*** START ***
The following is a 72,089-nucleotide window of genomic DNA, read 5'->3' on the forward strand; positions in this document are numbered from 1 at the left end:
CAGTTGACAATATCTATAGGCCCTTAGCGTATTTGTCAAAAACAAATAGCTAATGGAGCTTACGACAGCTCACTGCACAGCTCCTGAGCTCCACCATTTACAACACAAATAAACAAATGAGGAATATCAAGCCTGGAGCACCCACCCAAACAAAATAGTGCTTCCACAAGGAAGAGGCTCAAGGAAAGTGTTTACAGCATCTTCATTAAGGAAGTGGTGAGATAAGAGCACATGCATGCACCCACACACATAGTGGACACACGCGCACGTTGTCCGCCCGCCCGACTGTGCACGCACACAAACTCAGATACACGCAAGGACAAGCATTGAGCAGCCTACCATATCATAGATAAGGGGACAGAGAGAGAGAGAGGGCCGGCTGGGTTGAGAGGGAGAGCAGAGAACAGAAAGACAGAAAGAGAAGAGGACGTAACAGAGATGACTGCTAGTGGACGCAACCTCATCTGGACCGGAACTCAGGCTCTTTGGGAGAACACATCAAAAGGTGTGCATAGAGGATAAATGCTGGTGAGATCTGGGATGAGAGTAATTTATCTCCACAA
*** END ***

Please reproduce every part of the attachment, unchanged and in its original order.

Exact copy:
The following is a 72,089-nucleotide window of genomic DNA, read 5'->3' on the forward strand; positions in this document are numbered from 1 at the left end:
CAGTTGACAATATCTATAGGCCCTTAGCGTATTTGTCAAAAACAAATAGCTAATGGAGCTTACGACAGCTCACTGCACAGCTCCTGAGCTCCACCATTTACAACACAAATAAACAAATGAGGAATATCAAGCCTGGAGCACCCACCCAAACAAAATAGTGCTTCCACAAGGAAGAGGCTCAAGGAAAGTGTTTACAGCATCTTCATTAAGGAAGTGGTGAGATAAGAGCACATGCATGCACCCACACACATAGTGGACACACGCGCACGTTGTCCGCCCGCCCGACTGTGCACGCACACAAACTCAGATACACGCAAGGACAAGCATTGAGCAGCCTACCATATCATAGATAAGGGGACAGAGAGAGAGAGAGGGCCGGCTGGGTTGAGAGGGAGAGCAGAGAACAGAAAGACAGAAAGAGAAGAGGACGTAACAGAGATGACTGCTAGTGGACGCAACCTCATCTGGACCGGAACTCAGGCTCTTTGGGAGAACACATCAAAAGGTGTGCATAGAGGATAAATGCTGGTGAGATCTGGGATGAGAGTAATTTATCTCCACAA